Disappearing Democracy: How Bush v. Gore Undermined the Federal Right to Vote for Presidential Electors
Peter M. Shane
Ohio State University (OSU) - Michael E. Moritz College of Law
Florida State University Law Review
Bush v. Gore marked the first time in the history of democratic government that an unelected judicial organ chose a head of state by preventing the counting of votes. The majority was oblivious to the democratic character of our Constitution in every aspect of its analysis. Its very starting point - the asserted authority of the states to disenfranchise voters altogether from participation in the selection of presidential electors - cannot be sustained in the face of the text and history of the Fourteenth Amendment, nearly universal practice since 1868, and the conspicuous trajectory of our constitutional development toward more democracy. Specifically, state legislative authority to exclude citizens altogether from the choice of presidential electors cannot be reconciled with the provision in Section Two that reduces a state's representation base in Congress to the extent the state disenfranchises its adult male population in such elections.
The majority's only recourse to the Fourteenth Amendment is an equal protection analysis that is nearly fatuous. By contrast, the majority ignores the importance of procedural due process in elections as an essential bulwark of democracy. Vote tabulation is a species of administrative adjudication, and voters should be deemed minimally entitled under the Fourteenth Amendment to voting tabulation systems rationally calculated to ascertain their intent accurately. A due process analysis of the Florida election supports the conclusion that hand recounts in challenged counties should have been deemed a constitutional prerequisite to the casting of Florida's electoral votes. There was no legal or practical impediment to conducting a statewide recount consistent with the Fourteenth Amendment, and, compared to the Court's assault on due process, the equal protection issue raised by the majority and accepted as non-trivial by Justices Souter and Breyer, pales as insubstantial.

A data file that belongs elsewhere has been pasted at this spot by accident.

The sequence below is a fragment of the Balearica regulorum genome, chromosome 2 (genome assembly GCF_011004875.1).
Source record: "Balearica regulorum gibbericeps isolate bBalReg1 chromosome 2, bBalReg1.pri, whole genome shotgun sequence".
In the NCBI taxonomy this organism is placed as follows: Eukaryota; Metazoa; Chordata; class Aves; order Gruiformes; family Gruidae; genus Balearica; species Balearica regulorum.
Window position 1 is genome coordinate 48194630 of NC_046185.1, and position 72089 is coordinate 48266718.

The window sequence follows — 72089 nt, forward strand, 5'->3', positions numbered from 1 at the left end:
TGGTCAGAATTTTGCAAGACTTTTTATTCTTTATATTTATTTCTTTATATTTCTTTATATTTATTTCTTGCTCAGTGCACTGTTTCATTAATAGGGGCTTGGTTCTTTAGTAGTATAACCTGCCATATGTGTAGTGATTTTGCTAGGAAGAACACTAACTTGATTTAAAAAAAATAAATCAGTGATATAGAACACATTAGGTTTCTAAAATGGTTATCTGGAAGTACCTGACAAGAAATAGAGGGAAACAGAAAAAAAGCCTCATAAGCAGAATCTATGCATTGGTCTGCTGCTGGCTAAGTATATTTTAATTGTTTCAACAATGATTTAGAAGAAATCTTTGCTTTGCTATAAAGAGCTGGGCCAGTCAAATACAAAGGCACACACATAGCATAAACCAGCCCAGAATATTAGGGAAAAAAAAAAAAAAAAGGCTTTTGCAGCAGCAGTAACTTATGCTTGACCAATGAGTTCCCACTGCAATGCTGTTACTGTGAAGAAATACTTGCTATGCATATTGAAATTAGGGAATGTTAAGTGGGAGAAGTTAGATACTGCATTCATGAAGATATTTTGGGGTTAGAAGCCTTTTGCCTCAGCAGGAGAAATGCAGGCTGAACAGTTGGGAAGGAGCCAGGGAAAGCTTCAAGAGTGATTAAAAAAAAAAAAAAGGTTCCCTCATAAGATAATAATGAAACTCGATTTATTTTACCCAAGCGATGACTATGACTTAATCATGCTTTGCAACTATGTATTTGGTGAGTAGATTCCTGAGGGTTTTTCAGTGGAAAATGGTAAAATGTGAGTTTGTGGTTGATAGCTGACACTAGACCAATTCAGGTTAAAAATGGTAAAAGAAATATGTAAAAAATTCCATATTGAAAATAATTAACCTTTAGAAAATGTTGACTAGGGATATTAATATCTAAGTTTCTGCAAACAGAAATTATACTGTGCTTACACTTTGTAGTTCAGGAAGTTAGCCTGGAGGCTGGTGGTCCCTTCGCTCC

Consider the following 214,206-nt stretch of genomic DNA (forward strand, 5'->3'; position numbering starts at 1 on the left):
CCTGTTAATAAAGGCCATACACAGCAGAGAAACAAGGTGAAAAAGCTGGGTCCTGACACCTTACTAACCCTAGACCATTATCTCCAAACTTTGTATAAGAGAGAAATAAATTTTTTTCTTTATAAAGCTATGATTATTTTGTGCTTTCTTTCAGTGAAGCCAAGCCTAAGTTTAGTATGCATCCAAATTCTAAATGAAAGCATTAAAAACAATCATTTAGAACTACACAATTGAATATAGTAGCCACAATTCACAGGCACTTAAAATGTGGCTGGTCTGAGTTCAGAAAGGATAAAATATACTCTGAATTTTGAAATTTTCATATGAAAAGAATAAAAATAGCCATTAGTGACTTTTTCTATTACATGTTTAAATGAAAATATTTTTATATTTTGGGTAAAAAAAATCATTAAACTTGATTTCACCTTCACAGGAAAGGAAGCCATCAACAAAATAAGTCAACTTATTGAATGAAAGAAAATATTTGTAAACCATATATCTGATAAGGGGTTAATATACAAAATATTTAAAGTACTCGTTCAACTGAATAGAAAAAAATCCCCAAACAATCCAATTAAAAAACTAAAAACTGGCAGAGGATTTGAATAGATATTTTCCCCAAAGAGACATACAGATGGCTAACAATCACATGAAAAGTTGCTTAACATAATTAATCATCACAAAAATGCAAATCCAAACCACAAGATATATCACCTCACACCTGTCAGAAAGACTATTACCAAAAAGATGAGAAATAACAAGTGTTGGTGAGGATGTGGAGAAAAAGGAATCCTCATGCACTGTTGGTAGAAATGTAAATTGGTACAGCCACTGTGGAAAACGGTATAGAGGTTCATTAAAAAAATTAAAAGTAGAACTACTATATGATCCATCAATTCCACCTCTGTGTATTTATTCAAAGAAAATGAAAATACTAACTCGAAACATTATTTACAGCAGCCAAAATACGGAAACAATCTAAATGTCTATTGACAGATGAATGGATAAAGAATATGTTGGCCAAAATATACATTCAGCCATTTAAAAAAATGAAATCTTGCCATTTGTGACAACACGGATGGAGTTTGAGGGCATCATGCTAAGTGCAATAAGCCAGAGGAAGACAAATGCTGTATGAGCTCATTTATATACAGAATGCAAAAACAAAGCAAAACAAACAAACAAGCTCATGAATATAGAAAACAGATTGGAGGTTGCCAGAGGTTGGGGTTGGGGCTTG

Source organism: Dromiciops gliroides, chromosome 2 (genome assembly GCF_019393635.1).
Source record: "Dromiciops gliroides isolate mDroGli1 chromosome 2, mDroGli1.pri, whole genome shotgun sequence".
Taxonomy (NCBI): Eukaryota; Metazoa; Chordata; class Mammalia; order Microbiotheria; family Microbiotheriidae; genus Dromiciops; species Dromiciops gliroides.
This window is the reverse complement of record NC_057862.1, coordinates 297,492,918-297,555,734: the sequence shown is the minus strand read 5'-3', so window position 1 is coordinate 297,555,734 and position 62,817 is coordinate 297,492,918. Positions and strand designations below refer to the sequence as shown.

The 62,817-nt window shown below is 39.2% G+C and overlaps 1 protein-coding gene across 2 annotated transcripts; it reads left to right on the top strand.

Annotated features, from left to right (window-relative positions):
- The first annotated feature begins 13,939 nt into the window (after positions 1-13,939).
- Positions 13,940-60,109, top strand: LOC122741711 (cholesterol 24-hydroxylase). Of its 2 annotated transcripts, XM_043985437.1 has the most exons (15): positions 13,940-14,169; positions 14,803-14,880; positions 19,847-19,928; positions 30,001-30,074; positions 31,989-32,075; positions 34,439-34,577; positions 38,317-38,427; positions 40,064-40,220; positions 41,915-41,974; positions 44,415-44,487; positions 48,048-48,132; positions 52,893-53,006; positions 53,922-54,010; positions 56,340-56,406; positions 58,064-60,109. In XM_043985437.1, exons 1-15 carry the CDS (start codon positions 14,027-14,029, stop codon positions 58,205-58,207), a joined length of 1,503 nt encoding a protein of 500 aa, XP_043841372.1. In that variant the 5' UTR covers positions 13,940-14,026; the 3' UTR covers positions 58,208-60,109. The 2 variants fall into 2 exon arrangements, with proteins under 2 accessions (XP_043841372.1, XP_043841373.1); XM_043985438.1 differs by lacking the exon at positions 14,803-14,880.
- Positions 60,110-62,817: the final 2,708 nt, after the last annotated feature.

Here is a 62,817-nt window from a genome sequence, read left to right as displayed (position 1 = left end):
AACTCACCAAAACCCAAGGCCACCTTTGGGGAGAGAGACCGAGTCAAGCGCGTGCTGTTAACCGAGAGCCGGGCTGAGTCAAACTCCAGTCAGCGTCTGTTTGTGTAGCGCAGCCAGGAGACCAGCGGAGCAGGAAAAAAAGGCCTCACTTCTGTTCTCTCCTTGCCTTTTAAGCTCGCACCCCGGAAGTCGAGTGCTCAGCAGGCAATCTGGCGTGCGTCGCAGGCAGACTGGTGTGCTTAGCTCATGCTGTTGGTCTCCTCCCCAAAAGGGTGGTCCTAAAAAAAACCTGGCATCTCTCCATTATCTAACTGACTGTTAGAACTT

But the most compelling demand of democratic principle in Bush v. Gore may well have been that the Court defer to Congress, as an elected federal institution, for the resolution of a wholly political contest. Both the textual and the institutional arguments for deferring to Congress would have been stronger in Bush v. Gore than they were in Nixon v. United States, in which Chief Justice Rehnquist, writing for himself and for Justices Stevens, Scalia, Kennedy, O'Connor and Thomas, held it to be a political question whether the Senate was constitutionally required to hold a full evidentiary hearing before the entire Senate in order to convict and remove an impeached judge. The abandonment by the Bush v. Gore majority of this, as well as other jurisprudential commitments, helped to create the distressing impression that five Justices were determined to ordain a Bush victory, regardless of the legal merits. It is a measure of the Court's imprudence in deciding Bush v. Gore both that such a possibility cannot be dismissed out of hand and that the Court could have responsibly deferred to Congress as the more accountable and constitutionally appropriate decision-making institution to resolve the Florida controversy.
Number of Pages in PDF File: 74
Keywords: Bush v. Gore, Supreme Court, electoral college, presidential election, due process, equal protection, Fourteenth Amendment, judicial review, democracy, constitutional interpretationAccepted Paper Series
Date posted: September 21, 2001
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